8. Use energy efficient insulation to reduce the amount of electricity used for heating and cooling.
9. Invest in renewable energy. You may recall the example of the Fields Good Chicken that uses sustainable packaging and sources ingredients locally. The restaurant also runs entirely on wind. This is renewable energy: energy you collect from natural resources – sun, wind, and water – and replenishes over time.
While many of the ways to conserve energy will involve an upfront cost, remember to consider the total cost of ownership. You’re decreasing energy consumption over the long term and will recoup this investment.
The supplies in your restaurant are also a prime candidate for various green initiatives.
10. Eliminate plastics. A current example of this is the industry shift around plastic straws. Many businesses are banning them or offering a green alternative (like glass, stainless steel, or compostable straws).
11. Re-use supplies. Try purchasing reusable napkins you can wash.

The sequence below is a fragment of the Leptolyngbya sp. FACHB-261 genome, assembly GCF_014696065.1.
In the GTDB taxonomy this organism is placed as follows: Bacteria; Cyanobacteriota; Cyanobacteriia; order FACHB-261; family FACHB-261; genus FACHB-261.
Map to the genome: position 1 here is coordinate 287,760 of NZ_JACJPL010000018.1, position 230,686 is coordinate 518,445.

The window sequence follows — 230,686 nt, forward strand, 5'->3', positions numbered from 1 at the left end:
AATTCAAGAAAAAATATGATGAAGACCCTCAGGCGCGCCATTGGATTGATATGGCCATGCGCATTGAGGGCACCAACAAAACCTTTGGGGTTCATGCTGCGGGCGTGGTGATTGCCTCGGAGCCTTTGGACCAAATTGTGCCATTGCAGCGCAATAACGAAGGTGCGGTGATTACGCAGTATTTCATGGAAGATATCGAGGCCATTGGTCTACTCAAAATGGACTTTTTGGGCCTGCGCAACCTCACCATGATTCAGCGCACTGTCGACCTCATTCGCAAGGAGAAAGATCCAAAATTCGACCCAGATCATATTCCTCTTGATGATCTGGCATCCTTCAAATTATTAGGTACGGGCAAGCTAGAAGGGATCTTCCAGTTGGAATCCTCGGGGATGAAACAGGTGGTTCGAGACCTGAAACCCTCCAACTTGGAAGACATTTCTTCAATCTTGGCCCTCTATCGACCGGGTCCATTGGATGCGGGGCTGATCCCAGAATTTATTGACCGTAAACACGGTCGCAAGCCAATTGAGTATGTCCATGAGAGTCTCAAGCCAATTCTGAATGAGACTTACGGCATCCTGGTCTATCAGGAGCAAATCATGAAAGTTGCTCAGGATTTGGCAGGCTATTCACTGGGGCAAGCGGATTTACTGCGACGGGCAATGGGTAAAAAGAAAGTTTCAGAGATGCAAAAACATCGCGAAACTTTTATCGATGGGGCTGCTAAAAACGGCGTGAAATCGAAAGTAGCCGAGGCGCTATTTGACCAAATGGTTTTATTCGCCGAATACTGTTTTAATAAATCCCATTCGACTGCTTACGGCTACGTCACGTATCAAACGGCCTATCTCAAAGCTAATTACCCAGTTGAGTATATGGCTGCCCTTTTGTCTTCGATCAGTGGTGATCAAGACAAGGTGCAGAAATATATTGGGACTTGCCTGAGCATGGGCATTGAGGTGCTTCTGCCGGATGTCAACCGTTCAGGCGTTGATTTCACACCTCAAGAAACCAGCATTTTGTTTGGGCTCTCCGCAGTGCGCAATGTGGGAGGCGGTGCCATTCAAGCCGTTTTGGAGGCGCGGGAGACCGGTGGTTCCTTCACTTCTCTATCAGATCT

12. Purchase 100% recyclable products. Examples include kitchen and bar mats, or chlorine-free toilet paper.
An article in the National Geographic highlights how many people believe they can toss all items in one bin without worrying about separating them.
The problem? The majority of items ending up in the blue bin can’t be recycled. “Such materials waste hauling space and fuel, jam up machinery, contaminate valuable materials, and pose hazards to workers,” explains Bryan Clark Howard, environmental journalist for National Geographic.
Make sure you implement the right systems from the start so that your recycling initiatives make a difference.
13. Include waste disposal bins in your restaurant clearly marked “recyclable” or “landfill,” so customers don’t put the wrong items in the wrong bins.